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...

Never have experienced my flex track moving or "springing back slightly" after glue has dried.
I have had it happen.
If you are careful, you can bend the rails in short 1" sections to lessen the springiness.

Need to be careful using two pliers next to each other.
Bend too much and the plastic tie plates break.
Bend too sharp, you get a kink.

Maybe better to use a 3" sectional piece at beginning of the transition layout-to-bridge.
 

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I forgot a couple of important items in my earlier response.

Once the bridge is in place, and firmly situated as it will always be (even if you have to resort to a cam or shim to keep it wedged firmly in place), you will have to cut the gaps in the rails so that the bridge can swing or lift out. This can be done with a jeweler's saw and a fine filamental blade. Or, if you are skilled, use a cut-off disk.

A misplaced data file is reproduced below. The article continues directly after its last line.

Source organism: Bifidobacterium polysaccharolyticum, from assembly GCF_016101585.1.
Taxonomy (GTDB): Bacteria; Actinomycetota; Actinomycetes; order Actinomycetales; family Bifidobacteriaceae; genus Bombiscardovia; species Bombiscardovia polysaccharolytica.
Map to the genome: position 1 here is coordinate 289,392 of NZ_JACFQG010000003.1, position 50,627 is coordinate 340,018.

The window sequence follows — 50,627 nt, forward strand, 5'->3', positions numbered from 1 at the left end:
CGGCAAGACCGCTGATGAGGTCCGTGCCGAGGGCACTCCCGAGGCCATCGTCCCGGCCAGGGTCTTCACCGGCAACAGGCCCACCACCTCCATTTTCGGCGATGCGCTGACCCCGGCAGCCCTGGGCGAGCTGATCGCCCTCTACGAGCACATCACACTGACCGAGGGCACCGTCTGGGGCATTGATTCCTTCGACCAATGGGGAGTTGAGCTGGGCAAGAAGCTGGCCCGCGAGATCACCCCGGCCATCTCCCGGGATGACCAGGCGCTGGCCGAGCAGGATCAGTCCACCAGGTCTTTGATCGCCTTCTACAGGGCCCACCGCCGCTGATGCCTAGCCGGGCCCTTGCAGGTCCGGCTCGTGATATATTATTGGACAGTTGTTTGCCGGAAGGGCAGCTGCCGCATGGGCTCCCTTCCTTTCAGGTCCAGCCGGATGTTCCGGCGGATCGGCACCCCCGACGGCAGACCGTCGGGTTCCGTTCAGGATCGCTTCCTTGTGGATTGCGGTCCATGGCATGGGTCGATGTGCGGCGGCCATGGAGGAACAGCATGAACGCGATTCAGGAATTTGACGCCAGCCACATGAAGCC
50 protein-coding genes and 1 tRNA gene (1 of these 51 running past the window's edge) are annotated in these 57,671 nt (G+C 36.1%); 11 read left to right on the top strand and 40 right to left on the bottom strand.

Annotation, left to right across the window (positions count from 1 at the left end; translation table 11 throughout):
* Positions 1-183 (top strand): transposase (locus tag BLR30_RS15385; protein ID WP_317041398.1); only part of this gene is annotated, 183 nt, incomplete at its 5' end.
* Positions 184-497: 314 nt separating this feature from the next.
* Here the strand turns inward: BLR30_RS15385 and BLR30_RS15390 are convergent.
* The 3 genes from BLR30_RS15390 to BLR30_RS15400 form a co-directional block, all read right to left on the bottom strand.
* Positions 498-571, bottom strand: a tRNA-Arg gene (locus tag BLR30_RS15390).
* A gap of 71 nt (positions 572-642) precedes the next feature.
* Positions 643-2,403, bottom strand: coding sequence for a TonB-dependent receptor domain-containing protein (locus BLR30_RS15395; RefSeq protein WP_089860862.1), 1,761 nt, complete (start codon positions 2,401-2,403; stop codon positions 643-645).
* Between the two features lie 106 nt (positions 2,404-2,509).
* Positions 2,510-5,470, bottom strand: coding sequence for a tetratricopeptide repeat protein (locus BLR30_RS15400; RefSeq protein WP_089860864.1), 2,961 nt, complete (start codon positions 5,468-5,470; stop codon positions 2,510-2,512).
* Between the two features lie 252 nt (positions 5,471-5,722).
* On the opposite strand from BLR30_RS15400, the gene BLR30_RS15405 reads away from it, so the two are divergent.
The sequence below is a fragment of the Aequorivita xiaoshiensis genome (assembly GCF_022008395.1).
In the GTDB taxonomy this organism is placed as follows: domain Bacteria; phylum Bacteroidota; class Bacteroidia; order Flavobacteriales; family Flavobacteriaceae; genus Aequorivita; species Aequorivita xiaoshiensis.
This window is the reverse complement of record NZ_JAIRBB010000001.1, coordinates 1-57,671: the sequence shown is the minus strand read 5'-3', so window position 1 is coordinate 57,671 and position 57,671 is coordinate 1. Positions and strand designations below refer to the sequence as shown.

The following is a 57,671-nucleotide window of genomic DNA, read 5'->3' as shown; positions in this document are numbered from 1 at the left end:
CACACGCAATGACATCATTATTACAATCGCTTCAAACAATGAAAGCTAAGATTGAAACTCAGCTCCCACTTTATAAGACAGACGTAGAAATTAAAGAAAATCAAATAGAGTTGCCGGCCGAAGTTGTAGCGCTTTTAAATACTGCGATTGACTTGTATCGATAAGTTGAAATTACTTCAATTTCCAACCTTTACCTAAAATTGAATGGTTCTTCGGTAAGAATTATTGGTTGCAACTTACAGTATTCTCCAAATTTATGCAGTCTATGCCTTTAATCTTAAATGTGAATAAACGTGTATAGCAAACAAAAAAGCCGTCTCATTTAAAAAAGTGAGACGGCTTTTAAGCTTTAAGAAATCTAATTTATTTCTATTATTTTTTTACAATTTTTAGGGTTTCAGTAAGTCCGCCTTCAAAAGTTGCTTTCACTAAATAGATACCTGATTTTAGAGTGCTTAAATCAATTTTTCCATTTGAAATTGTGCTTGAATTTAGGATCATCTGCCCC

Then, with the bridge open/removed, use a Dremel and cut-off disk to bevel the inner flange faces of the rails, both on the abutment and on the bridge deck. Try to make them long, not 30 degrees or more. This will help greatly with slight kinking or misalignment of the flange faces, especially during high speed passes over the bridge.
 

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CharterPa

Our members have provided very helpful information
regarding your question.

It isn't clear how your bridge will move. The easiest
construction is a lift bridge, hinged at one end. It
is most important that the construct of the bridge
be exact with no warp and that it easily moves up